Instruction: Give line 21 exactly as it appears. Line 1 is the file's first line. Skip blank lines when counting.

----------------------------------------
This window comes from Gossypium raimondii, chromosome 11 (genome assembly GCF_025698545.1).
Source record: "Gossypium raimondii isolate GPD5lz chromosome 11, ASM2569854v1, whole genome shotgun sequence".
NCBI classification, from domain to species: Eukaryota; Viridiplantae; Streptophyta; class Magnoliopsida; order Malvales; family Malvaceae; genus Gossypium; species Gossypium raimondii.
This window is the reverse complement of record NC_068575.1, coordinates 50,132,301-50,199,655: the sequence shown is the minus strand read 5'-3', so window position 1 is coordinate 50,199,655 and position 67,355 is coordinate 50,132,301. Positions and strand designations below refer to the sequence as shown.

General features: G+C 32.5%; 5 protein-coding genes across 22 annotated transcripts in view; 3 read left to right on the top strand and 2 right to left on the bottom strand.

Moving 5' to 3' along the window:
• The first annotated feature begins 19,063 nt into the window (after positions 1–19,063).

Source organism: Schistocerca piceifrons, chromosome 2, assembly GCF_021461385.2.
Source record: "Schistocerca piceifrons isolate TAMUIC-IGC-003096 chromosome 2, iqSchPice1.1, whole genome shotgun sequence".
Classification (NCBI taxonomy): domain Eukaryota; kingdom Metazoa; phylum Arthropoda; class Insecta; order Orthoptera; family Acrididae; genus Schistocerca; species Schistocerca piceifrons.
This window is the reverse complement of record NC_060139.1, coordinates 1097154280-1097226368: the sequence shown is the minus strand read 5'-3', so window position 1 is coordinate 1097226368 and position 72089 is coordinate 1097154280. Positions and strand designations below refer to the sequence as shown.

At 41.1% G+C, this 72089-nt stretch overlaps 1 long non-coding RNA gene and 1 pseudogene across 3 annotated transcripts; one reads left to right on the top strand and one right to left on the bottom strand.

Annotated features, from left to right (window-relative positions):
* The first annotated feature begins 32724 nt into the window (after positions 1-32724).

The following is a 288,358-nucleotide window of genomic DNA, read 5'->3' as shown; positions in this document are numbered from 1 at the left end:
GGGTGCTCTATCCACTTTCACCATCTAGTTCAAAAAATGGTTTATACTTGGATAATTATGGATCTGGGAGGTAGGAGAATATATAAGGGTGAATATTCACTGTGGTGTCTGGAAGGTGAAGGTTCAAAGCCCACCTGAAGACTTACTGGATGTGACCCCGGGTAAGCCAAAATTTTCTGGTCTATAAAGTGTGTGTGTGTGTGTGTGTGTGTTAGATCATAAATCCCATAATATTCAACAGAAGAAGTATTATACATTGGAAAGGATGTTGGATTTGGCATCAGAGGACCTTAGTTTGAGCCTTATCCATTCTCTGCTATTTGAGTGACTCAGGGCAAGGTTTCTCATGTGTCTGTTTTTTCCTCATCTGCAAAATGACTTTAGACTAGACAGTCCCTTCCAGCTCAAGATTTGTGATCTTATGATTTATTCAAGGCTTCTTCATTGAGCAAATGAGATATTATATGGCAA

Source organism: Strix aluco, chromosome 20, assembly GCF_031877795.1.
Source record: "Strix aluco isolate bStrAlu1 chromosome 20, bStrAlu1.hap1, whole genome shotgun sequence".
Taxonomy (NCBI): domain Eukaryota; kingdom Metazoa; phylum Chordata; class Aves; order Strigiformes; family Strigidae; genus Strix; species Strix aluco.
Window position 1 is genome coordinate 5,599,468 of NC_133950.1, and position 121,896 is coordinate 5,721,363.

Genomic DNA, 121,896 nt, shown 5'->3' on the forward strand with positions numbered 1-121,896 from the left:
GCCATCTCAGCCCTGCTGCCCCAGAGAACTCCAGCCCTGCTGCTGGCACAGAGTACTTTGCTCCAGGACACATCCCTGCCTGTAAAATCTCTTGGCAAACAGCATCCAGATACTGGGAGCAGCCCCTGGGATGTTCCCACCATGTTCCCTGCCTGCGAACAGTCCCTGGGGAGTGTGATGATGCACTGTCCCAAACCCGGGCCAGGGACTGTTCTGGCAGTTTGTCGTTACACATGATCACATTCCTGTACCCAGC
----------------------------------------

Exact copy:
Genomic DNA, 121,896 nt, shown 5'->3' on the forward strand with positions numbered 1-121,896 from the left: